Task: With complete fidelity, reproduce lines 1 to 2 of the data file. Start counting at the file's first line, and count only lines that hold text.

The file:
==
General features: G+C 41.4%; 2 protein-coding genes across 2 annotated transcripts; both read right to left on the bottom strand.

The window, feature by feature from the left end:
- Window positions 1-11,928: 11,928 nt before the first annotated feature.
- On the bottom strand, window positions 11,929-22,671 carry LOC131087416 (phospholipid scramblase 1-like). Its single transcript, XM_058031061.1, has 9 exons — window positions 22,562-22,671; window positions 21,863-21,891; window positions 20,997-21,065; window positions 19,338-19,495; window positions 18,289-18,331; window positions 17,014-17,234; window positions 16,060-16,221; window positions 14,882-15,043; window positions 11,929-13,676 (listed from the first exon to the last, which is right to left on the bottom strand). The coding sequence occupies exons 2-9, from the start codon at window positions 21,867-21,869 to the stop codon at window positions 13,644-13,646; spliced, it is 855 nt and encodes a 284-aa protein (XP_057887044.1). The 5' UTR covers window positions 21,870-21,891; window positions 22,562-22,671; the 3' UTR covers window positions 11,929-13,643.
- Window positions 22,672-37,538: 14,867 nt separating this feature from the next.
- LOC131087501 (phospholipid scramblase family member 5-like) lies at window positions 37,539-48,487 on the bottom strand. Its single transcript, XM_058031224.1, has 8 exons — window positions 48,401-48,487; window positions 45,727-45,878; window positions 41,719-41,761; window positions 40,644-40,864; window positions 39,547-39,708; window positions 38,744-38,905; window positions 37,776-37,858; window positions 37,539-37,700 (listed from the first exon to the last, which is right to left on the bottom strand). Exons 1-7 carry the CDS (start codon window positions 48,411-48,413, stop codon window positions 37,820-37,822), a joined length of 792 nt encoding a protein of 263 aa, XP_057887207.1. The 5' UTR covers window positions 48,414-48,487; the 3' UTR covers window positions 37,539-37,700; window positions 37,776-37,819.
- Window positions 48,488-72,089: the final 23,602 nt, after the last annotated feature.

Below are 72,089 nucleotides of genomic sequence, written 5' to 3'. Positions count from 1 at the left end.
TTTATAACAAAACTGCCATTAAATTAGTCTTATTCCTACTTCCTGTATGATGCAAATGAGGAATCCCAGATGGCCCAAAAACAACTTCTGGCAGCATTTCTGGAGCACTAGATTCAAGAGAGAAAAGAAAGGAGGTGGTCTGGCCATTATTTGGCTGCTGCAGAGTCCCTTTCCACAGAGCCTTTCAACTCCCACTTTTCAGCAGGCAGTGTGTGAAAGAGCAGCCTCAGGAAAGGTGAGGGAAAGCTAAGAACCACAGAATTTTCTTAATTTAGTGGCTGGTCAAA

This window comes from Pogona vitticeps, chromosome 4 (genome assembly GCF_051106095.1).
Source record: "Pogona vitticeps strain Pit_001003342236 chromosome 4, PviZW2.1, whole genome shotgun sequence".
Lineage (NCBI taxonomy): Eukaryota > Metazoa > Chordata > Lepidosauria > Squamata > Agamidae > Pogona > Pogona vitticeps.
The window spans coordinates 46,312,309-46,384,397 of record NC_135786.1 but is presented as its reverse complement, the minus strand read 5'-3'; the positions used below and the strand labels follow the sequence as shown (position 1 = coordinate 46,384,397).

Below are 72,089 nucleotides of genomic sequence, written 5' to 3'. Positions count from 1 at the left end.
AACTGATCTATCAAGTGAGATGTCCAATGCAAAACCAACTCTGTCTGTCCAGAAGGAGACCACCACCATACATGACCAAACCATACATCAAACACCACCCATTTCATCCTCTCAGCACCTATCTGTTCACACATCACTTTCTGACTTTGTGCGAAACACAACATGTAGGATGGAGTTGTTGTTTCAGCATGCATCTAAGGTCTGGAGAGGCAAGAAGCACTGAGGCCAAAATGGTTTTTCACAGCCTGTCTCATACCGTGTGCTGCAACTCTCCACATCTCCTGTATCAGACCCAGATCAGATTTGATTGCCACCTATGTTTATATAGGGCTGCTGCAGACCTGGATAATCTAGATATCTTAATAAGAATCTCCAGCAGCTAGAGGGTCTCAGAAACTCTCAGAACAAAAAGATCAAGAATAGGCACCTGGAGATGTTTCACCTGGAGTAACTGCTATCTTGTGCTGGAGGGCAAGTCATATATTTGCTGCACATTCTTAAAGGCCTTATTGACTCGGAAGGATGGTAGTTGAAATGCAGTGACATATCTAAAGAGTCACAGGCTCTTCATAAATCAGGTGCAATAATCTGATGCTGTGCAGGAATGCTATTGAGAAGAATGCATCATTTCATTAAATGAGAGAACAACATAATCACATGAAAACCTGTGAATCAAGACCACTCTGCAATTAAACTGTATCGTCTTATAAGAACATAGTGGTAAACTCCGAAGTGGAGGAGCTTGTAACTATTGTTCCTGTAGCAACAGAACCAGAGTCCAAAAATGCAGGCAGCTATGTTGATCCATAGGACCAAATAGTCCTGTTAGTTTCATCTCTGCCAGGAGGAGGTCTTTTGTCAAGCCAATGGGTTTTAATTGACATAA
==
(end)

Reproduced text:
General features: G+C 41.4%; 2 protein-coding genes across 2 annotated transcripts; both read right to left on the bottom strand.

The window, feature by feature from the left end: